Bloom appeared on many year-end lists of critics ranking the year's top albums, several of them with the album being included in the top 10: Urban outfitters ranked the album at number two on their list, Magnet and Under the Radar at number three, PopMatters and Obscure Sound at number four and Idolator, Consequence of Sound, Gorilla vs. Bear and Pitchfork at number seven,[30] with Pitchfork adding: "since 2006's self-titled debut, Beach House have been patiently refining and expanding a singular, easily recognizable sound."[31] Stereogum and Rolling Stone listed the album at #27 and #28 respectively,[32][33] with the latter saying "Languid lead singer Victoria Legrand has some dark stuff on her mind – mortality and ruin keep bubbling to the surface of the Baltimore act's fourth LP...But you'd hardly know it from the blissful way she lets her voice blend with the softly bobbing organ chords and arpeggiated guitars."[33] Rolling Stone also named the song "Other People" the 19th best song of 2012.[34]

Track listing[edit]

All lyrics written by Victoria Legrand; all music composed and arranged by Alex Scally and Legrand with assistance from Daniel Franz.

4."Other People"4:24
5."The Hours"4:08
7."New Year"5:24
9."On the Sea"5:32
10."Irene" (ends at 6:44; hidden track "Wherever You Go" starts at 13:16)16:56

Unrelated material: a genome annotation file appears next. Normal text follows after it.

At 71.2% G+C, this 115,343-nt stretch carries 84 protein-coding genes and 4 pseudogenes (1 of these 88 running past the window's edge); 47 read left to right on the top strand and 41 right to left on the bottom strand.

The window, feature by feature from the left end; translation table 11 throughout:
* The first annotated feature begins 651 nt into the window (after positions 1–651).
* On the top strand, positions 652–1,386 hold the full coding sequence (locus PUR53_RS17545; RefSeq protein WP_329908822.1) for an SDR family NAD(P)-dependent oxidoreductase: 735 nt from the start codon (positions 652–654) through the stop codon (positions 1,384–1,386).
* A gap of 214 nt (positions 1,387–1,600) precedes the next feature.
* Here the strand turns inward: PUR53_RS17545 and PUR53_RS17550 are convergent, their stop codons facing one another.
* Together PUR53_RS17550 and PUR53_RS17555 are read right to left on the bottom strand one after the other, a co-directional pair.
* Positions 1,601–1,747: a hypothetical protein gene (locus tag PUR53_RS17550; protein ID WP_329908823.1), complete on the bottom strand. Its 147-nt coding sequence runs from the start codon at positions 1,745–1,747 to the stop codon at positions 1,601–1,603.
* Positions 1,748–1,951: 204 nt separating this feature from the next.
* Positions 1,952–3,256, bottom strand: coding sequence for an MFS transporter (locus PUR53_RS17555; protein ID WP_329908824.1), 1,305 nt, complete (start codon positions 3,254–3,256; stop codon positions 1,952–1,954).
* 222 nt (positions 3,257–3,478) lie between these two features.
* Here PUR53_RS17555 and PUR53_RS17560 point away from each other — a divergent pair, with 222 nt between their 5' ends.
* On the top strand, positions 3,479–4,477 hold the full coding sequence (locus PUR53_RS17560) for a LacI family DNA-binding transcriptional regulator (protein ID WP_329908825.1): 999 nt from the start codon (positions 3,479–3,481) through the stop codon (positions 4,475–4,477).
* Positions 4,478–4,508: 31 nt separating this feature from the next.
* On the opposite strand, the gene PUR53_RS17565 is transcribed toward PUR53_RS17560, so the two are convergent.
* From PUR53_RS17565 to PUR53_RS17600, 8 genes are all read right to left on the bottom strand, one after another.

Total length:60:28


Credits adapted from liner notes of Bloom.[35]

Beach House

  • Victoria Legrand – vocals, keyboards, organ, piano
  • Alex Scally – guitar, basses, piano, organ and keyboards, backing vocals; drum machine edits/programming

Additional musicians

  • Daniel Franz – live drums and percussion
  • Joe Cueto – viola (track 9)


  • Chris Coady – production, engineering, mixing
  • Beach House – production
  • Manuel Calderon – assistant engineering
  • Brooks Harlan – engineering
  • Phil Joly – assistant engineering
  • Joe LaPorta – mastering


  • Beach House – photography
  • Brian Roettinger – design

Music videos[edit]

In 2013, the band produced a short film titled "Forever Still," of which included "Wild," "The Hours," "Wishes," and "Irene." They may be viewed individually or as a whole, as seen below:

Other music videos from the album include:

  • Wishes on YouTube, which was voted #7 in Rolling Stone's "10 Best Music Videos of 2013"[36]


Release history[edit]

Country Date Label
United States May 15, 2012 Sub Pop
United Kingdom Bella Union
Mexico Arts & Crafts México
Australia Mistletone


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External links[edit]